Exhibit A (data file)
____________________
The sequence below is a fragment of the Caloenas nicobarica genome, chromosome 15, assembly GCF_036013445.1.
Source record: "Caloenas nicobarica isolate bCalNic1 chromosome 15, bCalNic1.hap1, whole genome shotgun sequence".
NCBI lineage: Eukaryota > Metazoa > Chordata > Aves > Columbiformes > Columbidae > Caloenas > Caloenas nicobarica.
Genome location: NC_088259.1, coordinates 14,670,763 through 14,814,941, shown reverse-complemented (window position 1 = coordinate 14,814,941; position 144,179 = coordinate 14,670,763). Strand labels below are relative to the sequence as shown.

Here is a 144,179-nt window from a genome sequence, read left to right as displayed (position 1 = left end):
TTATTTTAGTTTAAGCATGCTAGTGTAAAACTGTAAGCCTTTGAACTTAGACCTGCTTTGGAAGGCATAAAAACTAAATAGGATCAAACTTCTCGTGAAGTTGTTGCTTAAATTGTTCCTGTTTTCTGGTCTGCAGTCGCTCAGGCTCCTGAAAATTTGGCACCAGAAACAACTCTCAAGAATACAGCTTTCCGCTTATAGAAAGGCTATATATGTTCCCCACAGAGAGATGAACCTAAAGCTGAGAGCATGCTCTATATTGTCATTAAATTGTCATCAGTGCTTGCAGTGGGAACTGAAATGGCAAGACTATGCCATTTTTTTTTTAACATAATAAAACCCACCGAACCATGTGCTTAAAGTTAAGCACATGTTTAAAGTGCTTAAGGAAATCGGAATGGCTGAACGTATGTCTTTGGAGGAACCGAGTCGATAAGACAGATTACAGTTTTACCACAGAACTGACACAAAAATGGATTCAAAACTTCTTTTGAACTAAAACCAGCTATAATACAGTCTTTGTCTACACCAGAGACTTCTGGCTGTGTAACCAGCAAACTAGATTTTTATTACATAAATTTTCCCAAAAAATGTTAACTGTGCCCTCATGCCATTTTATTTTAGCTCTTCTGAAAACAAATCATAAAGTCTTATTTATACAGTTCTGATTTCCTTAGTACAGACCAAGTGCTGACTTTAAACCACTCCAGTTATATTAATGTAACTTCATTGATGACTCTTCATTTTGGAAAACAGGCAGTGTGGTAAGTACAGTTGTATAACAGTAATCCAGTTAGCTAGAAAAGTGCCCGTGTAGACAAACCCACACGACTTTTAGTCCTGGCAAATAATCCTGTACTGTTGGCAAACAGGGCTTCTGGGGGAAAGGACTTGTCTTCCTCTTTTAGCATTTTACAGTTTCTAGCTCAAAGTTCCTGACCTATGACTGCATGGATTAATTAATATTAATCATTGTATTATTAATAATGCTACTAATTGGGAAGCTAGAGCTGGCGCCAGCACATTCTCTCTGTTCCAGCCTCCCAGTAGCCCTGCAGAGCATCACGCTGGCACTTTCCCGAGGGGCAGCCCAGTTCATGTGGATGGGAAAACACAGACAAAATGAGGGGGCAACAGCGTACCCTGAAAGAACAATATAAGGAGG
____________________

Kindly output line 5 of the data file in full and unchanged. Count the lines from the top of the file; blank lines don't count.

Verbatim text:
Here is a 144,179-nt window from a genome sequence, read left to right as displayed (position 1 = left end):